Academic journal article Canadian Journal of History

Political Descent: Malthus, Mutualism, and the Politics of Evolution in Victorian England

Academic journal article Canadian Journal of History

Political Descent: Malthus, Mutualism, and the Politics of Evolution in Victorian England

Article excerpt

Political Descent: Malthus, Mutualism, and the Politics of Evolution in Victorian England, by Piers J. Hale. Chicago, The University of Chicago Press, 2014. 465 pp. $45.00 US (cloth).

Piers Hale has written an engrossing and well-argued work on the complex milieu of Charles Darwin's early evolutionary theory and its subsequent interpreters. In so doing, he places the current disputes on evolutionary theory, particularly those between proponents of individual versus group selection, into a proper social, historical, and intellectual context. The assumptions regarding the social relations of competition and cooperation were no less obvious in Darwin's day than in our own. Political Descent argues that Thomas Malthus, Jean-Baptiste Lamarck, and especially Darwin himself, were well aware of the political, moral, and social implications of evolutionary theory. Likewise, the assumptions grounding our present debates can be seen in these "distant" debates if we take Hale's invitation to suspend our usual disdainful sense that the arguments have "progressed" since then, or that it was ever simply an argument between Darwinists and anti-Darwinists.

Hale begins with a discussion of Malthus and the politics of evolutionary theory before and after Darwin focused on the role of competition and cooperation in human evolution. The question of whether natural selection can account for the existence of altruism and social cohesion produced two ideological formations: one that embraced the social stasis invoked by Malthus, and the other a radical, progressive, anti-Malthusian politics that originates in Lamarck and Darwin's own Lamarckism. The opposition is between those who would interpret Darwin through the lens of Malthus and those who would have Darwin without Malthus.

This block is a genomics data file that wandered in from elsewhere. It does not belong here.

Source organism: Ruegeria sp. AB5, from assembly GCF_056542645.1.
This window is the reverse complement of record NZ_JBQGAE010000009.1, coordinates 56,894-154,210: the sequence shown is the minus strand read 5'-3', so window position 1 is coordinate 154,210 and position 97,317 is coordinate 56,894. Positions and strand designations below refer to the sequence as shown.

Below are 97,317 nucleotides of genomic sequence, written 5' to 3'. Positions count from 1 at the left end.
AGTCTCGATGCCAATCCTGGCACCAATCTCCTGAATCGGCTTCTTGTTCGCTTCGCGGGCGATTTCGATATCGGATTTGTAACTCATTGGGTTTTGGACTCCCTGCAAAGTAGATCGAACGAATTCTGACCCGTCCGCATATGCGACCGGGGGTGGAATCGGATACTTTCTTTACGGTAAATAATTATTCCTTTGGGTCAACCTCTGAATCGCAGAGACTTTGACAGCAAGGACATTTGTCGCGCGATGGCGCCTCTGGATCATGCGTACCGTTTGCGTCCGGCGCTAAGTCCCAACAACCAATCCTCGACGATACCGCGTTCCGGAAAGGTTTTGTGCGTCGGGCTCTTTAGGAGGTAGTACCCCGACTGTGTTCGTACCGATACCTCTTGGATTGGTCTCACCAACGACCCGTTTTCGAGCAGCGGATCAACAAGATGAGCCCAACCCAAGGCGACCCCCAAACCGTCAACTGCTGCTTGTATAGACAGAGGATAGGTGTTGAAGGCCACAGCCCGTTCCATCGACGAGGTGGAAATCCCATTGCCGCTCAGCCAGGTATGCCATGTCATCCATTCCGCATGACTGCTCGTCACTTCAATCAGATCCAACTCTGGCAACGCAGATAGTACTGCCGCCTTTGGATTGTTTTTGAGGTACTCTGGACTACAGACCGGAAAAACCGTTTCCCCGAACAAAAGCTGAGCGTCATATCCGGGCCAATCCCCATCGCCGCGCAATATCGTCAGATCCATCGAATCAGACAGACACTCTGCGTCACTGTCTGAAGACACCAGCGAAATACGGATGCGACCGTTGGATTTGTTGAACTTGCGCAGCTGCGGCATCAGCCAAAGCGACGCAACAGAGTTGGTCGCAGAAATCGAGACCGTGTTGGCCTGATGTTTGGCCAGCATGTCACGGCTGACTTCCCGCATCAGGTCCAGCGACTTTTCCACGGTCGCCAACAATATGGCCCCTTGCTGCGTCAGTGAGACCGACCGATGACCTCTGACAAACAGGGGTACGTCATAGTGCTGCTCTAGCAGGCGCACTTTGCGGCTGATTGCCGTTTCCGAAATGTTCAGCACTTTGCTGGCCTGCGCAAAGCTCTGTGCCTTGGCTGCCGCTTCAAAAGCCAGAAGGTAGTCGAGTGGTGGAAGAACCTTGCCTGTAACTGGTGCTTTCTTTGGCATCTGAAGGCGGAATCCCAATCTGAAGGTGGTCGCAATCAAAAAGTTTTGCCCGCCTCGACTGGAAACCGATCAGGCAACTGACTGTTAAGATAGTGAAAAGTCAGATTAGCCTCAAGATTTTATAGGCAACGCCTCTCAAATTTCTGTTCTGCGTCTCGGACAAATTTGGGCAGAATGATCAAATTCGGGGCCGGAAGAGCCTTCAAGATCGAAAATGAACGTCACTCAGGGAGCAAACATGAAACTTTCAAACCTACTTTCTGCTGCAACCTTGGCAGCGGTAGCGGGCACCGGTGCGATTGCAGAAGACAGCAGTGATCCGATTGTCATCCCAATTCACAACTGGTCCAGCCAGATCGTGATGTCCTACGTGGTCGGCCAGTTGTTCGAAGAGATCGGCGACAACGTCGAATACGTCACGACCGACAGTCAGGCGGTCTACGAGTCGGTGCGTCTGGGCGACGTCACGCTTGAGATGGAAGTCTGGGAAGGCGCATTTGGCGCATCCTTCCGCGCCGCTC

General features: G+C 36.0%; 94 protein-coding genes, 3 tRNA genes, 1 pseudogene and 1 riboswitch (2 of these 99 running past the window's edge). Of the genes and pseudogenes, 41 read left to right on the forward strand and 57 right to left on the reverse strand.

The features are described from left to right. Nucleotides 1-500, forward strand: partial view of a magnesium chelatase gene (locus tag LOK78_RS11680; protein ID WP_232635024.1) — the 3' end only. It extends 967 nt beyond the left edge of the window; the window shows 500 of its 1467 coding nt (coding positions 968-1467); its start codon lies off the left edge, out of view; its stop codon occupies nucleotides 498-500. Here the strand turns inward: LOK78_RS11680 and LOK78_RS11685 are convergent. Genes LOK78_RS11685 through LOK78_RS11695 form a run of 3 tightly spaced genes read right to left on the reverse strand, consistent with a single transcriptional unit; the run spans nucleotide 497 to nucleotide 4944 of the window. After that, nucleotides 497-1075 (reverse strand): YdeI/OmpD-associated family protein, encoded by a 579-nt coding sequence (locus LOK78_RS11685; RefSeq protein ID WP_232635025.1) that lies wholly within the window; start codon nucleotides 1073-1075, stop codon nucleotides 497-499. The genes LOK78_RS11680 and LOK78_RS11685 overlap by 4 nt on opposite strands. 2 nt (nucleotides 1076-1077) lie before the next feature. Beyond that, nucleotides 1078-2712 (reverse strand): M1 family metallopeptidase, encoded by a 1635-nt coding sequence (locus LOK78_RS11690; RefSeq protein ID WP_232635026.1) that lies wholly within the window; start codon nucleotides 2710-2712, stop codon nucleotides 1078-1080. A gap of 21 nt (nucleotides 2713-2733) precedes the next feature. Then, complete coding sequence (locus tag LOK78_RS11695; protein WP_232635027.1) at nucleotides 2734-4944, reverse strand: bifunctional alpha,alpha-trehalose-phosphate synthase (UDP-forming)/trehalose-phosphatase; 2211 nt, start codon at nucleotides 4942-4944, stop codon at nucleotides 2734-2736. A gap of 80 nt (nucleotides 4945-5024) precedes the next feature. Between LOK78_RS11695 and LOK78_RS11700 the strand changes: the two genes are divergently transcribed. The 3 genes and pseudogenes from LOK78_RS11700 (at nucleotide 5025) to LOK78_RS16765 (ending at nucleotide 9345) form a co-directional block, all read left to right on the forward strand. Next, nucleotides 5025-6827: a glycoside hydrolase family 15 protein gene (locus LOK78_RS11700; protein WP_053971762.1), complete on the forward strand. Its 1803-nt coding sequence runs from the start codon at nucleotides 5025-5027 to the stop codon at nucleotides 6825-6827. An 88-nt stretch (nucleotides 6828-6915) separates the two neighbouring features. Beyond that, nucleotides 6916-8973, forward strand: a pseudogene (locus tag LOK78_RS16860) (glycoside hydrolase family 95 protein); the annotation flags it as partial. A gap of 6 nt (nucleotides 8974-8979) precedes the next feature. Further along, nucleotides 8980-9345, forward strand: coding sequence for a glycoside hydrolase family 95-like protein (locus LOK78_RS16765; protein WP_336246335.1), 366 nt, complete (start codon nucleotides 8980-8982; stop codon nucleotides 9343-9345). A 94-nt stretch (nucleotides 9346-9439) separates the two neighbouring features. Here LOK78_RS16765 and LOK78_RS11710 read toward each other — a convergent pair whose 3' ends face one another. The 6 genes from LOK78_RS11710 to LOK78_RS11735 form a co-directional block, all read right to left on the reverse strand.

Hales shifts the figure of Darwin from its usual role as the organizing centre of attention to show Darwin in dialogue with Malthus, Herbert Spencer, and Alfred Russel Wallace. Hale describes how Darwin's rejection of Lamarck--and with it the radical politics often attached to the theory of acquired characteristics--facilitated the acceptance of On the Origin of Species (London, 1859) by placing it within the mainstream of Whig politics. However, this invited Malthusian interpretations of natural selection that Darwin flatly rejected. Darwin insisted that his use of Malthus was always metaphorical. Darwin's use of Malthus certainly influenced the reception of the Origin of Species, but Darwin's Origin reinterprets Malthus theory in support of an ever-changing nature. This, Hale shows, contributed to the diverse politics and social theories that continue to spring from Darwin's engagement with the species question.

Hale provides a nice account of Wallace's often overlooked address to London's Anthropological Society that attempted to reconcile its avowed polygenism with the monogenism espoused in Darwin and Thomas Henry Huxley's Ethnological Society. Despite Darwin's enthusiasm for Wallace's paper, he held firmly to his views on the centrality of natural and sexual selection in human evolution while embracing the portion of Wallace's paper that showed the importance of social relations in the development of moral sentiment and altruism in humans. …

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